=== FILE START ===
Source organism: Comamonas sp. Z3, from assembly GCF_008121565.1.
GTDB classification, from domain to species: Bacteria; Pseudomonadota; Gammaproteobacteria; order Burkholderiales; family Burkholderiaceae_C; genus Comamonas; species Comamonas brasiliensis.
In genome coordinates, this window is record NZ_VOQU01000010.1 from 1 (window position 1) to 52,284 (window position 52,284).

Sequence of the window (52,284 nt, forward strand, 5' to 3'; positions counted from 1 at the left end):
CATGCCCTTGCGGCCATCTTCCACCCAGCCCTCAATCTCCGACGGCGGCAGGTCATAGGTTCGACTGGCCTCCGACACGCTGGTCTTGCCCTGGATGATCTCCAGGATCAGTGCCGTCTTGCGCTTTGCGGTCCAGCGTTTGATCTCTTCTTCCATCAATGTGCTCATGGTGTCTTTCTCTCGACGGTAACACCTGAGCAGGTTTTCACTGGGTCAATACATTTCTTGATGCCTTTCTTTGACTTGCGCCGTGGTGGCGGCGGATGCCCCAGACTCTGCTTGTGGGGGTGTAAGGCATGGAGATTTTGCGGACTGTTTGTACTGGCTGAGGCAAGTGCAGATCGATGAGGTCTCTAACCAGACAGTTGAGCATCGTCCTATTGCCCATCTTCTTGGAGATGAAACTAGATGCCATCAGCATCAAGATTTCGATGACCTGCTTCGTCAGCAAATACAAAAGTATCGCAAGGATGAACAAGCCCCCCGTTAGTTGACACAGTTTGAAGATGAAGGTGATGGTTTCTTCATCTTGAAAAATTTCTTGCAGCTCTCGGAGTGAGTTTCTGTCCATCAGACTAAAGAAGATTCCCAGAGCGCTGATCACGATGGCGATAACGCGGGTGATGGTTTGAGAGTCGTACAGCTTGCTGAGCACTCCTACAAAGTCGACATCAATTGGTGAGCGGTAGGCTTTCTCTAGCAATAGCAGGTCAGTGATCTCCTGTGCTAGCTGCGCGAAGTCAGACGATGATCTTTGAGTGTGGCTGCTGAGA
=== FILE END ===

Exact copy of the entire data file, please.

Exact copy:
Source organism: Comamonas sp. Z3, from assembly GCF_008121565.1.
GTDB classification, from domain to species: Bacteria; Pseudomonadota; Gammaproteobacteria; order Burkholderiales; family Burkholderiaceae_C; genus Comamonas; species Comamonas brasiliensis.
In genome coordinates, this window is record NZ_VOQU01000010.1 from 1 (window position 1) to 52,284 (window position 52,284).

Sequence of the window (52,284 nt, forward strand, 5' to 3'; positions counted from 1 at the left end):
CATGCCCTTGCGGCCATCTTCCACCCAGCCCTCAATCTCCGACGGCGGCAGGTCATAGGTTCGACTGGCCTCCGACACGCTGGTCTTGCCCTGGATGATCTCCAGGATCAGTGCCGTCTTGCGCTTTGCGGTCCAGCGTTTGATCTCTTCTTCCATCAATGTGCTCATGGTGTCTTTCTCTCGACGGTAACACCTGAGCAGGTTTTCACTGGGTCAATACATTTCTTGATGCCTTTCTTTGACTTGCGCCGTGGTGGCGGCGGATGCCCCAGACTCTGCTTGTGGGGGTGTAAGGCATGGAGATTTTGCGGACTGTTTGTACTGGCTGAGGCAAGTGCAGATCGATGAGGTCTCTAACCAGACAGTTGAGCATCGTCCTATTGCCCATCTTCTTGGAGATGAAACTAGATGCCATCAGCATCAAGATTTCGATGACCTGCTTCGTCAGCAAATACAAAAGTATCGCAAGGATGAACAAGCCCCCCGTTAGTTGACACAGTTTGAAGATGAAGGTGATGGTTTCTTCATCTTGAAAAATTTCTTGCAGCTCTCGGAGTGAGTTTCTGTCCATCAGACTAAAGAAGATTCCCAGAGCGCTGATCACGATGGCGATAACGCGGGTGATGGTTTGAGAGTCGTACAGCTTGCTGAGCACTCCTACAAAGTCGACATCAATTGGTGAGCGGTAGGCTTTCTCTAGCAATAGCAGGTCAGTGATCTCCTGTGCTAGCTGCGCGAAGTCAGACGATGATCTTTGAGTGTGGCTGCTGAGA